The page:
In 2017, Americans gave retailers their best holiday season in over five years. According to a sales report issued by Mastercard SpendingPulse, US year-end holiday retail sales rose 4.9% compared to the same period last year, while online retail shopping similarly increased 18.1%. It was a big win for retail, showing an improved economy and a rise in consumer confidence.

The year 2018 gave no indication of those sales slowing down. Consumer confidence remained at an all-time high, unemployment was low, and take-home wages were on the rise. Retailers were taking all of that into consideration as they prepared for a boost in holiday sales. According to projections given in late 2017 by the National Retail Federation, holiday sales were expected to grow at a minimum of 4.5% over 2017.

But while product is moving quickly off the shelves, a huge percentage of it is making its way back. According to figures from Optoro, a company who specializes in the business of return shipments, consumers returned about $90 billion worth of goods last holiday season alone.

Returns are nothing new to retail. And every business has evolved policies and procedures that work uniquely for each of them. Today’s online shopper returns their product on average about 25-30% of the time. That’s nearly triple the return rate for a brick and mortar store. Of course, this should come as no surprise as an online purchaser usually takes a leap of faith. You’re hopeful “the shoe fits,” without actually trying it on.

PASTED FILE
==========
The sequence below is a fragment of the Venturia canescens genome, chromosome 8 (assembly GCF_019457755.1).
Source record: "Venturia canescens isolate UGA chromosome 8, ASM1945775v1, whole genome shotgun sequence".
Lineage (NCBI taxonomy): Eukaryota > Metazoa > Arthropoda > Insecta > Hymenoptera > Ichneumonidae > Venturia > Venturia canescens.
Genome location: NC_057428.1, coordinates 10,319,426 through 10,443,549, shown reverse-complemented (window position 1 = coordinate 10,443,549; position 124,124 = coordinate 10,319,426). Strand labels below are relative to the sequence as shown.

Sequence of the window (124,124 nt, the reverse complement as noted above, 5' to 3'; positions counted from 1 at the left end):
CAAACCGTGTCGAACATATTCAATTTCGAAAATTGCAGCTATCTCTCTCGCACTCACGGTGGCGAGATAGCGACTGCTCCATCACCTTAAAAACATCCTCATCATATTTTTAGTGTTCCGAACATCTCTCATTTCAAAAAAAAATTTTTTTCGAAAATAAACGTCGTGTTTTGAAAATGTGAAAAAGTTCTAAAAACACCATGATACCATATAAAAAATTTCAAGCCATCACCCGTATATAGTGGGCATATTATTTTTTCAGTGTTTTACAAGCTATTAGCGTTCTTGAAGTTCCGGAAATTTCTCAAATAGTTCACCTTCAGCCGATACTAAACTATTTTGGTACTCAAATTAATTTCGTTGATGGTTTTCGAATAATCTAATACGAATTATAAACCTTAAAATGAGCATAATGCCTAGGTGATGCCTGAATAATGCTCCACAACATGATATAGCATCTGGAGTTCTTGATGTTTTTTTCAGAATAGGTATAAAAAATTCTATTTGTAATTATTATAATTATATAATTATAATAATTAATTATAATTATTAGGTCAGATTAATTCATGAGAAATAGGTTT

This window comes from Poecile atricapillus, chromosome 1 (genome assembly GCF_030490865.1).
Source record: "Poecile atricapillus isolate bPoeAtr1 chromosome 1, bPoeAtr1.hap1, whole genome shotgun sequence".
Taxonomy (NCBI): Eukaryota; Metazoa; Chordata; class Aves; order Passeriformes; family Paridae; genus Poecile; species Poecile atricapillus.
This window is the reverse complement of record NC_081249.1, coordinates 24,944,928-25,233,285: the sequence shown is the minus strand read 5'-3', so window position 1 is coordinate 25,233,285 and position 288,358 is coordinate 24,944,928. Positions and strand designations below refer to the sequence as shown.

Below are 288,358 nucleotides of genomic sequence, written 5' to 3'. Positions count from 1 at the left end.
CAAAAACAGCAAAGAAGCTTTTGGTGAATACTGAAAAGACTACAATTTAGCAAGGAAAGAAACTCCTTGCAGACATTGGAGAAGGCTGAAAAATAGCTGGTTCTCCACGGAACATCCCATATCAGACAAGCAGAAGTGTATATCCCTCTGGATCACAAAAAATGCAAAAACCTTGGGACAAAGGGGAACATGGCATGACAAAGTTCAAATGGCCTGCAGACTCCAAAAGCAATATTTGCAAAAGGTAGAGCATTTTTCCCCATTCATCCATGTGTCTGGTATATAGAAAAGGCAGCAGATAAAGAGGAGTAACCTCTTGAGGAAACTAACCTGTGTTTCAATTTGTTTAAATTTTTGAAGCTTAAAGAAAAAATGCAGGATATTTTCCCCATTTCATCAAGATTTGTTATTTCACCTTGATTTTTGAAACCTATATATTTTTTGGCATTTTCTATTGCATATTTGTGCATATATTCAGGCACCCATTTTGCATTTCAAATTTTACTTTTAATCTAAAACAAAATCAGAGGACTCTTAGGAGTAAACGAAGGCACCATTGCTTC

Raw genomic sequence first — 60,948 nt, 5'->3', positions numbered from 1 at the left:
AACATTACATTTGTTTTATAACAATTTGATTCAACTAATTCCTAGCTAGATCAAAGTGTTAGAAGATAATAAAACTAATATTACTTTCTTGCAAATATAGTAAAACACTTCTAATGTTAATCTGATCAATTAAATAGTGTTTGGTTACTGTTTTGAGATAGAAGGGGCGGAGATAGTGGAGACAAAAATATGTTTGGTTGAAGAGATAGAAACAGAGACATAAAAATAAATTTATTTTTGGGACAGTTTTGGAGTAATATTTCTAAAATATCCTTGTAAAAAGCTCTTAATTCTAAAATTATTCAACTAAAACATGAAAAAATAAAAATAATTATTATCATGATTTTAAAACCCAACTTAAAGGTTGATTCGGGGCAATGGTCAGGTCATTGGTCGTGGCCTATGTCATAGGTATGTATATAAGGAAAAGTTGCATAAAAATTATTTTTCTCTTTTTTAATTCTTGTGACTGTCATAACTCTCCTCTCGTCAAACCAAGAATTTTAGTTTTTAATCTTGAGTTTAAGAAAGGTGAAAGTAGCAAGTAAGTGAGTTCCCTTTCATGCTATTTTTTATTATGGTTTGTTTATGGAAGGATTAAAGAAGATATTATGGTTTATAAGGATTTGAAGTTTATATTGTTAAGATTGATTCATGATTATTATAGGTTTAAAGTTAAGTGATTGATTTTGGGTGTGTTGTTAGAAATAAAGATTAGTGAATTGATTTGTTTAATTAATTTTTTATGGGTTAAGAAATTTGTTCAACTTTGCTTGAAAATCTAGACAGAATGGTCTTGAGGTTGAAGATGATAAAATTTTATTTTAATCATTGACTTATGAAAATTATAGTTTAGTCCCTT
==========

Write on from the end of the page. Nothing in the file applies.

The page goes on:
And the post-holiday timeframe was no different. As purchases soared as high as Santa’s sleigh in December, returns began to climb just as high. But fear not. There are ways to help quantify these returns and protect yourself from massive losses in the future. Here are some of the key objectives to consider for your return policies that we hope will help you avoid a holiday hangover next year.

Step one: Understand the “true” cost of returns.

A great return and refurbishment process starts with calculating all costs involved. If you underestimate your true costs, you may think that you can sustain a higher level of returns and still achieve your financial goals. If you overestimate your costs, you might be presenting a less friendly level of customer service, which could result in lower sales. Be sure to consider all of the key cost elements in a return: customer service, shipping/receiving, processing returned goods, refurbishment, recycling product, disposal of returned items, and storage costs.

Step two: Have a well-organized mechanism for feedback and goals for on-going process improvement.

The basis of a returns program must incorporate an understanding of why returns occur. Buyer’s remorse is always a contributing factor. Often, products do not meet the customer’s expectations.

Think about the expectations you set with the customer. This includes product promises, item availability, order processing time, and shipping and delivery time. Your business can refine the product promise message to more accurately shape the customer’s expectation. A good order management system allows the customer service agent and consumer using the shopping cart to know whether or not the product is in stock. A fulfillment center capable of processing orders quickly reduces time from order to delivery. Geographic location can reduce time in transit, and lower shipping costs. Consider positioning your fulfillment so that the majority of customers will be reached within 2 days.